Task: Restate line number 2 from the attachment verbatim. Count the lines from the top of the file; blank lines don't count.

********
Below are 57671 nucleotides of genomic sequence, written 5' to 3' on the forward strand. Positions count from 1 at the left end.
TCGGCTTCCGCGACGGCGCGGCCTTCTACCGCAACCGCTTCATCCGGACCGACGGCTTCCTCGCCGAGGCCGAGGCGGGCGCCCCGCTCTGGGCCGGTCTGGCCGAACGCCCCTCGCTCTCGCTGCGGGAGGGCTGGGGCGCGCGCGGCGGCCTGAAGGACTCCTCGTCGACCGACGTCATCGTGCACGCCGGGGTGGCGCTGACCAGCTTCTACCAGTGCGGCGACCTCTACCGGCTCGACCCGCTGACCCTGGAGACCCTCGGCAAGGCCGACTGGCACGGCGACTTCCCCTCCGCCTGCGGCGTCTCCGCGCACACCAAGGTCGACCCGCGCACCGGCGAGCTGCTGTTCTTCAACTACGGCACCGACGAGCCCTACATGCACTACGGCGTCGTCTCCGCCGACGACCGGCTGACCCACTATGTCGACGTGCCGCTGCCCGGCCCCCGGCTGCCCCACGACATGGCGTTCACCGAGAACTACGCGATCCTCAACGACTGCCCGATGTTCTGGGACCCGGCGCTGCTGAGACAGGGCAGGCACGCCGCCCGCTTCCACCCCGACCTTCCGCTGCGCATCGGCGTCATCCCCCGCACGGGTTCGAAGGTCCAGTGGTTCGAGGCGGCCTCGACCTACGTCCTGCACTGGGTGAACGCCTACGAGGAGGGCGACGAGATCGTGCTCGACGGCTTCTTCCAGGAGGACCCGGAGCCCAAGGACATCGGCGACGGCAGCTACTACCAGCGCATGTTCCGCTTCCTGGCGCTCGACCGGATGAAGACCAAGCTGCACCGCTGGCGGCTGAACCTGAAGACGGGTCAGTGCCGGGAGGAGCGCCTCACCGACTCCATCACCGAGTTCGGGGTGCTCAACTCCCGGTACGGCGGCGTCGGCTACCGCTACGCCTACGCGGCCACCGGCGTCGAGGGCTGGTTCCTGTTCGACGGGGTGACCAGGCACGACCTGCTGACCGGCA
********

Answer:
TCGGCTTCCGCGACGGCGCGGCCTTCTACCGCAACCGCTTCATCCGGACCGACGGCTTCCTCGCCGAGGCCGAGGCGGGCGCCCCGCTCTGGGCCGGTCTGGCCGAACGCCCCTCGCTCTCGCTGCGGGAGGGCTGGGGCGCGCGCGGCGGCCTGAAGGACTCCTCGTCGACCGACGTCATCGTGCACGCCGGGGTGGCGCTGACCAGCTTCTACCAGTGCGGCGACCTCTACCGGCTCGACCCGCTGACCCTGGAGACCCTCGGCAAGGCCGACTGGCACGGCGACTTCCCCTCCGCCTGCGGCGTCTCCGCGCACACCAAGGTCGACCCGCGCACCGGCGAGCTGCTGTTCTTCAACTACGGCACCGACGAGCCCTACATGCACTACGGCGTCGTCTCCGCCGACGACCGGCTGACCCACTATGTCGACGTGCCGCTGCCCGGCCCCCGGCTGCCCCACGACATGGCGTTCACCGAGAACTACGCGATCCTCAACGACTGCCCGATGTTCTGGGACCCGGCGCTGCTGAGACAGGGCAGGCACGCCGCCCGCTTCCACCCCGACCTTCCGCTGCGCATCGGCGTCATCCCCCGCACGGGTTCGAAGGTCCAGTGGTTCGAGGCGGCCTCGACCTACGTCCTGCACTGGGTGAACGCCTACGAGGAGGGCGACGAGATCGTGCTCGACGGCTTCTTCCAGGAGGACCCGGAGCCCAAGGACATCGGCGACGGCAGCTACTACCAGCGCATGTTCCGCTTCCTGGCGCTCGACCGGATGAAGACCAAGCTGCACCGCTGGCGGCTGAACCTGAAGACGGGTCAGTGCCGGGAGGAGCGCCTCACCGACTCCATCACCGAGTTCGGGGTGCTCAACTCCCGGTACGGCGGCGTCGGCTACCGCTACGCCTACGCGGCCACCGGCGTCGAGGGCTGGTTCCTGTTCGACGGGGTGACCAGGCACGACCTGCTGACCGGCA